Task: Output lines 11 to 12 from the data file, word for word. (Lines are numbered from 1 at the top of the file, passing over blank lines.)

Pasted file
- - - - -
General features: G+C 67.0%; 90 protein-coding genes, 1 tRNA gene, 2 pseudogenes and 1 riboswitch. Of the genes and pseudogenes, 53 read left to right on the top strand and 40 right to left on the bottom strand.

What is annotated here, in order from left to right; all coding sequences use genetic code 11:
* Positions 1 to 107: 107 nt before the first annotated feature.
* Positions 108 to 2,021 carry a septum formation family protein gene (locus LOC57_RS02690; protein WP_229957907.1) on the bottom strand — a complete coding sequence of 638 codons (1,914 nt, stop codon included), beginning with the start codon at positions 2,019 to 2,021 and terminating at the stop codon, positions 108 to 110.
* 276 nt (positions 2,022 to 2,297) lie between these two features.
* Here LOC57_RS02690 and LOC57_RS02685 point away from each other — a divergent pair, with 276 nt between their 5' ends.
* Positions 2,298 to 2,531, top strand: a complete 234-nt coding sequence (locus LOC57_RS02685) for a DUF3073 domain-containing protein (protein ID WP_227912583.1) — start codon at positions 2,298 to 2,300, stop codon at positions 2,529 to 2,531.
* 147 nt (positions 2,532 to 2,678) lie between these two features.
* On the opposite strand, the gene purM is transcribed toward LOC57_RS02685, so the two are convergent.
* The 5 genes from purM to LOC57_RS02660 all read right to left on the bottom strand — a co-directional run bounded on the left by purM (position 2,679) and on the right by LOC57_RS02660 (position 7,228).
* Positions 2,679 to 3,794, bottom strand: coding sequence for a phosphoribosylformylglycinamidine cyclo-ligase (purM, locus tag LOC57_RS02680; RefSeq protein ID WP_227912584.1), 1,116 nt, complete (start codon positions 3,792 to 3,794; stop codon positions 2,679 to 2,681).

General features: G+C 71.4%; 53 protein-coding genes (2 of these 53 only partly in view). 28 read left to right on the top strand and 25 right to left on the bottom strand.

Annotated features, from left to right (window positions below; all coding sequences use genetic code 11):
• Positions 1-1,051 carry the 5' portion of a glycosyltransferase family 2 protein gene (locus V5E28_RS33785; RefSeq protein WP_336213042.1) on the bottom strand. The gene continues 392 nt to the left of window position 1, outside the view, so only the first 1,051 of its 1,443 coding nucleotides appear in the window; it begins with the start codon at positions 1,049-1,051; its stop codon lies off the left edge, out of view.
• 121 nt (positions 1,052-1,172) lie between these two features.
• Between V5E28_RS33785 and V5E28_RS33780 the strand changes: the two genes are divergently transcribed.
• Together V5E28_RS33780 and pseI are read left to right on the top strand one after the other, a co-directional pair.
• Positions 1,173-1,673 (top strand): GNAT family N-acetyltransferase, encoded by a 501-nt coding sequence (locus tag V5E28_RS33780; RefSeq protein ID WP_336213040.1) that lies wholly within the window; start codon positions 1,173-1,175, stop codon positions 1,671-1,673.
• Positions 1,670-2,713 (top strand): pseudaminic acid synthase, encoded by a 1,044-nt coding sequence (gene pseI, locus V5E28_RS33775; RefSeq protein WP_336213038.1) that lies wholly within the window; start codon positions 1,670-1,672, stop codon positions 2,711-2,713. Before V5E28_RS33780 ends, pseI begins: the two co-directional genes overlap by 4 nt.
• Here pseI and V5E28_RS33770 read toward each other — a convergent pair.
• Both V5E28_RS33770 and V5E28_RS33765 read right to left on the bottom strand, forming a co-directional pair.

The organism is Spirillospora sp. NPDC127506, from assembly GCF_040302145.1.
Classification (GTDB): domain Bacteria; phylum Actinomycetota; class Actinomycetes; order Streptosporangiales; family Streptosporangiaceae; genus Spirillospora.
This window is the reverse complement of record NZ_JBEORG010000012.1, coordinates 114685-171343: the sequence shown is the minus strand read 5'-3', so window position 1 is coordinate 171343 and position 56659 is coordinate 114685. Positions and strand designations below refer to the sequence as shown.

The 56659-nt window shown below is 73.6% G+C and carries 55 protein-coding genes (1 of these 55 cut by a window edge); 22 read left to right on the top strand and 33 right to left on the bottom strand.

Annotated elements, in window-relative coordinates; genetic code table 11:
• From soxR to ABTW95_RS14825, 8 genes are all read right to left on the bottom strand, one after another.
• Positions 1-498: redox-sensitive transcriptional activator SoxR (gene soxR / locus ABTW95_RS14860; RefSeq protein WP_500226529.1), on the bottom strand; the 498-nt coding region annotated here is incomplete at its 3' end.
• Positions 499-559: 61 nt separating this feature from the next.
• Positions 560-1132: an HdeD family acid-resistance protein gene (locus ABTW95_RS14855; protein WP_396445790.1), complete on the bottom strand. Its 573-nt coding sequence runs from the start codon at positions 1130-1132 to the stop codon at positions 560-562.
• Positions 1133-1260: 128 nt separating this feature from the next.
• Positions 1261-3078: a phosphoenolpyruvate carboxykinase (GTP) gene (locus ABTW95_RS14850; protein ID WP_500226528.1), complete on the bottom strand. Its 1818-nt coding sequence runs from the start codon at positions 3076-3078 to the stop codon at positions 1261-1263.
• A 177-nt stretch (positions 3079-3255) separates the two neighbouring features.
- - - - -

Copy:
* Positions 2,679 to 3,794, bottom strand: coding sequence for a phosphoribosylformylglycinamidine cyclo-ligase (purM, locus tag LOC57_RS02680; RefSeq protein ID WP_227912584.1), 1,116 nt, complete (start codon positions 3,792 to 3,794; stop codon positions 2,679 to 2,681).

General features: G+C 71.4%; 53 protein-coding genes (2 of these 53 only partly in view). 28 read left to right on the top strand and 25 right to left on the bottom strand.